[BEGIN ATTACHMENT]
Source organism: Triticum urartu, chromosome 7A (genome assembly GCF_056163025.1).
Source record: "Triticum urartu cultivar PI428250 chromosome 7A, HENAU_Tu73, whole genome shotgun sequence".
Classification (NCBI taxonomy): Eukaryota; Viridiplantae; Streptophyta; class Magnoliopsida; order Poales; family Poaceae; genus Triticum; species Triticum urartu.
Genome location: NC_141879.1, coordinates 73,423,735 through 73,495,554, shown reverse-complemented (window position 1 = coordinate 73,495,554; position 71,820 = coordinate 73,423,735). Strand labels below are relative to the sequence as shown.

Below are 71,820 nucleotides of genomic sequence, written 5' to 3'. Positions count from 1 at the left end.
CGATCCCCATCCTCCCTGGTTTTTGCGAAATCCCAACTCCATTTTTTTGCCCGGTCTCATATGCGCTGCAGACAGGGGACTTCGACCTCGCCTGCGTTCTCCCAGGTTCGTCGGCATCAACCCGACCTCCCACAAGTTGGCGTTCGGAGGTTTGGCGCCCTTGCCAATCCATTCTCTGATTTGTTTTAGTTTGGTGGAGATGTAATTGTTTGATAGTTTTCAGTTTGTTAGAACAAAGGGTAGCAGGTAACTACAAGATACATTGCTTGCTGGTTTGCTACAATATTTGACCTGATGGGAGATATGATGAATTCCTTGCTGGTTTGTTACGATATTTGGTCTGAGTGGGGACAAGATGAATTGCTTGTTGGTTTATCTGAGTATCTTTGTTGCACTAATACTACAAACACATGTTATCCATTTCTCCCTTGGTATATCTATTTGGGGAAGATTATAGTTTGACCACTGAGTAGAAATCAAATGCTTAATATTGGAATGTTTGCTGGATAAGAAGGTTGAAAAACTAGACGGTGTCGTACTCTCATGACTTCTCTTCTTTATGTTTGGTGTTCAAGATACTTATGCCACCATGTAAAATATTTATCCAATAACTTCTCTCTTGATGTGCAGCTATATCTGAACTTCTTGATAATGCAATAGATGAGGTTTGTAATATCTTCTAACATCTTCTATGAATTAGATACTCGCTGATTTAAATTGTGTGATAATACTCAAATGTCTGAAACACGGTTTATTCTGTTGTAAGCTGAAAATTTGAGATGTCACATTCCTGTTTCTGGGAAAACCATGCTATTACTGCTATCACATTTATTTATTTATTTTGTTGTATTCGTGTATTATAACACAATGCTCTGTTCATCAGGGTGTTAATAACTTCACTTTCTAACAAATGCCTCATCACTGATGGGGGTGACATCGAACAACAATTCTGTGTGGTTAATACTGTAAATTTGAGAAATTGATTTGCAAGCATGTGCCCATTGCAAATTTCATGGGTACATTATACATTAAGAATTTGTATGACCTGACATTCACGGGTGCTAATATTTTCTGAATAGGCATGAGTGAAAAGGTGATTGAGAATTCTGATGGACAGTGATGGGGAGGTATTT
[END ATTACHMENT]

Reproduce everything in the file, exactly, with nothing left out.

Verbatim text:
Source organism: Triticum urartu, chromosome 7A (genome assembly GCF_056163025.1).
Source record: "Triticum urartu cultivar PI428250 chromosome 7A, HENAU_Tu73, whole genome shotgun sequence".
Classification (NCBI taxonomy): Eukaryota; Viridiplantae; Streptophyta; class Magnoliopsida; order Poales; family Poaceae; genus Triticum; species Triticum urartu.
Genome location: NC_141879.1, coordinates 73,423,735 through 73,495,554, shown reverse-complemented (window position 1 = coordinate 73,495,554; position 71,820 = coordinate 73,423,735). Strand labels below are relative to the sequence as shown.

Below are 71,820 nucleotides of genomic sequence, written 5' to 3'. Positions count from 1 at the left end.
CGATCCCCATCCTCCCTGGTTTTTGCGAAATCCCAACTCCATTTTTTTGCCCGGTCTCATATGCGCTGCAGACAGGGGACTTCGACCTCGCCTGCGTTCTCCCAGGTTCGTCGGCATCAACCCGACCTCCCACAAGTTGGCGTTCGGAGGTTTGGCGCCCTTGCCAATCCATTCTCTGATTTGTTTTAGTTTGGTGGAGATGTAATTGTTTGATAGTTTTCAGTTTGTTAGAACAAAGGGTAGCAGGTAACTACAAGATACATTGCTTGCTGGTTTGCTACAATATTTGACCTGATGGGAGATATGATGAATTCCTTGCTGGTTTGTTACGATATTTGGTCTGAGTGGGGACAAGATGAATTGCTTGTTGGTTTATCTGAGTATCTTTGTTGCACTAATACTACAAACACATGTTATCCATTTCTCCCTTGGTATATCTATTTGGGGAAGATTATAGTTTGACCACTGAGTAGAAATCAAATGCTTAATATTGGAATGTTTGCTGGATAAGAAGGTTGAAAAACTAGACGGTGTCGTACTCTCATGACTTCTCTTCTTTATGTTTGGTGTTCAAGATACTTATGCCACCATGTAAAATATTTATCCAATAACTTCTCTCTTGATGTGCAGCTATATCTGAACTTCTTGATAATGCAATAGATGAGGTTTGTAATATCTTCTAACATCTTCTATGAATTAGATACTCGCTGATTTAAATTGTGTGATAATACTCAAATGTCTGAAACACGGTTTATTCTGTTGTAAGCTGAAAATTTGAGATGTCACATTCCTGTTTCTGGGAAAACCATGCTATTACTGCTATCACATTTATTTATTTATTTTGTTGTATTCGTGTATTATAACACAATGCTCTGTTCATCAGGGTGTTAATAACTTCACTTTCTAACAAATGCCTCATCACTGATGGGGGTGACATCGAACAACAATTCTGTGTGGTTAATACTGTAAATTTGAGAAATTGATTTGCAAGCATGTGCCCATTGCAAATTTCATGGGTACATTATACATTAAGAATTTGTATGACCTGACATTCACGGGTGCTAATATTTTCTGAATAGGCATGAGTGAAAAGGTGATTGAGAATTCTGATGGACAGTGATGGGGAGGTATTT